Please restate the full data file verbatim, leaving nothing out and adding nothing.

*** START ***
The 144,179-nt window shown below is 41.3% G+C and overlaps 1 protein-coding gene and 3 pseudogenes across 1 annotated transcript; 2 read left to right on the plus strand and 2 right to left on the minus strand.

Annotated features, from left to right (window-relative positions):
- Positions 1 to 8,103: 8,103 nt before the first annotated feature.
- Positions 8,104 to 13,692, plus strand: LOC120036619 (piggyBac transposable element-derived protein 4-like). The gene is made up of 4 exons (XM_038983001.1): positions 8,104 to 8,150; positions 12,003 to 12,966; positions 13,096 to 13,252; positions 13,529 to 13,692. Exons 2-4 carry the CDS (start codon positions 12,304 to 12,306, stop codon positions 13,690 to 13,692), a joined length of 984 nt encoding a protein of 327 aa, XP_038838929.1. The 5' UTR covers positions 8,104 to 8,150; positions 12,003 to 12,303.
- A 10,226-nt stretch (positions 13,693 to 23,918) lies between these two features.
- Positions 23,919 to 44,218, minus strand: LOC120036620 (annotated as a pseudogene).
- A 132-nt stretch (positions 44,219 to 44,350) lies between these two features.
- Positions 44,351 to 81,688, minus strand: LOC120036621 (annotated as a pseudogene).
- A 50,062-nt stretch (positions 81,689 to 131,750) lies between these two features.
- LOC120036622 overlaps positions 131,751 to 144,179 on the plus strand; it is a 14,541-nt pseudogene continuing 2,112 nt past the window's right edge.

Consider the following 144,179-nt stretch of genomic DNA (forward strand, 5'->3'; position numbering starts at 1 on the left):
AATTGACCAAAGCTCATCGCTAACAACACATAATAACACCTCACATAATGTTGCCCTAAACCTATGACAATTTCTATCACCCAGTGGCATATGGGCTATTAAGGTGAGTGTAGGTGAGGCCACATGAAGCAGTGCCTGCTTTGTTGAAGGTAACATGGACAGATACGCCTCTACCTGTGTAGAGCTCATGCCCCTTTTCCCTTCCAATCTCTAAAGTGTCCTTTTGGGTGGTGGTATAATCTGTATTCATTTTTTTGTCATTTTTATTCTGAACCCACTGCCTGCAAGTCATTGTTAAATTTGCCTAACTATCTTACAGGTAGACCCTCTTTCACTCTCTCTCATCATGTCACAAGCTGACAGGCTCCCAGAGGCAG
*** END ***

The 144,179-nt window shown below is 41.3% G+C and overlaps 1 protein-coding gene and 3 pseudogenes across 1 annotated transcript; 2 read left to right on the plus strand and 2 right to left on the minus strand.

Annotated features, from left to right (window-relative positions):
- Positions 1 to 8,103: 8,103 nt before the first annotated feature.
- Positions 8,104 to 13,692, plus strand: LOC120036619 (piggyBac transposable element-derived protein 4-like). The gene is made up of 4 exons (XM_038983001.1): positions 8,104 to 8,150; positions 12,003 to 12,966; positions 13,096 to 13,252; positions 13,529 to 13,692. Exons 2-4 carry the CDS (start codon positions 12,304 to 12,306, stop codon positions 13,690 to 13,692), a joined length of 984 nt encoding a protein of 327 aa, XP_038838929.1. The 5' UTR covers positions 8,104 to 8,150; positions 12,003 to 12,303.
- A 10,226-nt stretch (positions 13,693 to 23,918) lies between these two features.
- Positions 23,919 to 44,218, minus strand: LOC120036620 (annotated as a pseudogene).
- A 132-nt stretch (positions 44,219 to 44,350) lies between these two features.
- Positions 44,351 to 81,688, minus strand: LOC120036621 (annotated as a pseudogene).
- A 50,062-nt stretch (positions 81,689 to 131,750) lies between these two features.
- LOC120036622 overlaps positions 131,751 to 144,179 on the plus strand; it is a 14,541-nt pseudogene continuing 2,112 nt past the window's right edge.

Consider the following 144,179-nt stretch of genomic DNA (forward strand, 5'->3'; position numbering starts at 1 on the left):
AATTGACCAAAGCTCATCGCTAACAACACATAATAACACCTCACATAATGTTGCCCTAAACCTATGACAATTTCTATCACCCAGTGGCATATGGGCTATTAAGGTGAGTGTAGGTGAGGCCACATGAAGCAGTGCCTGCTTTGTTGAAGGTAACATGGACAGATACGCCTCTACCTGTGTAGAGCTCATGCCCCTTTTCCCTTCCAATCTCTAAAGTGTCCTTTTGGGTGGTGGTATAATCTGTATTCATTTTTTTGTCATTTTTATTCTGAACCCACTGCCTGCAAGTCATTGTTAAATTTGCCTAACTATCTTACAGGTAGACCCTCTTTCACTCTCTCTCATCATGTCACAAGCTGACAGGCTCCCAGAGGCAG